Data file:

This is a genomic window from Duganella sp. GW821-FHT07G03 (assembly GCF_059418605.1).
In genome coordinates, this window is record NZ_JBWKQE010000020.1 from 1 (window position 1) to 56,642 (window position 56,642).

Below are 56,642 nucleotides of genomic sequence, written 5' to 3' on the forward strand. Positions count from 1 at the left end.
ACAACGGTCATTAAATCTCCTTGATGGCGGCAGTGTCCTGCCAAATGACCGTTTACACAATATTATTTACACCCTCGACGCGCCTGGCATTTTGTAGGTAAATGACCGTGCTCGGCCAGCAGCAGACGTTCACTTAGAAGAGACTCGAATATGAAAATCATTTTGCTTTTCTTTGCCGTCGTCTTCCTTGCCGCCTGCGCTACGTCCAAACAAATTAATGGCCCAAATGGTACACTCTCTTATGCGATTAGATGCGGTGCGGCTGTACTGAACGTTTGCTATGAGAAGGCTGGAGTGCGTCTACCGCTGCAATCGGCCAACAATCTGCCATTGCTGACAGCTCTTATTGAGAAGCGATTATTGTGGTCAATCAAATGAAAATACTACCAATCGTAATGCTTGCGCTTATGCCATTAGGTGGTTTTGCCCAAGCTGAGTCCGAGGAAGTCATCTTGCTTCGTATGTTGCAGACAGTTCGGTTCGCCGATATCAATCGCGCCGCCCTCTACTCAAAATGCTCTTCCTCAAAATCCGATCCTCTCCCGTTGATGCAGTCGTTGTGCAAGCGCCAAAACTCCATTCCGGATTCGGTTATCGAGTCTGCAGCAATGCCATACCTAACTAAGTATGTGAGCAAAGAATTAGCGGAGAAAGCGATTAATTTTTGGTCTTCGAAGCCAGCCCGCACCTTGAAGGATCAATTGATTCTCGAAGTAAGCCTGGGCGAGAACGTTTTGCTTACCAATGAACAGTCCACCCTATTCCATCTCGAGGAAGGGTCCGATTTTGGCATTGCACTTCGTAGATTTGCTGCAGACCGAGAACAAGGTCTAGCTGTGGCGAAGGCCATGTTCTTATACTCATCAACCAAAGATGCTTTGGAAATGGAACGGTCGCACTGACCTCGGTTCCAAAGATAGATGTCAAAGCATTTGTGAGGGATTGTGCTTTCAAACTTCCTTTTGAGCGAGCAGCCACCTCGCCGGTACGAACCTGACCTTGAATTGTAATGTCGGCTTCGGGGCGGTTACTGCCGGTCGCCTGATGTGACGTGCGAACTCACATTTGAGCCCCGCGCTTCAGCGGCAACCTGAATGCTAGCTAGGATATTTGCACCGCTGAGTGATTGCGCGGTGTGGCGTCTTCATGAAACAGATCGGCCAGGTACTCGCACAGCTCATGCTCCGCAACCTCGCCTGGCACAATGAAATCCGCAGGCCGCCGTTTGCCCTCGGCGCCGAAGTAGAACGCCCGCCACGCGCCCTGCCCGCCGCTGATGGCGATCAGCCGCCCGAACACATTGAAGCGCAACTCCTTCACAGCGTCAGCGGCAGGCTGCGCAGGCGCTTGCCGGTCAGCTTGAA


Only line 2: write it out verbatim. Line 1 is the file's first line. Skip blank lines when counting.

In genome coordinates, this window is record NZ_JBWKQE010000020.1 from 1 (window position 1) to 56,642 (window position 56,642).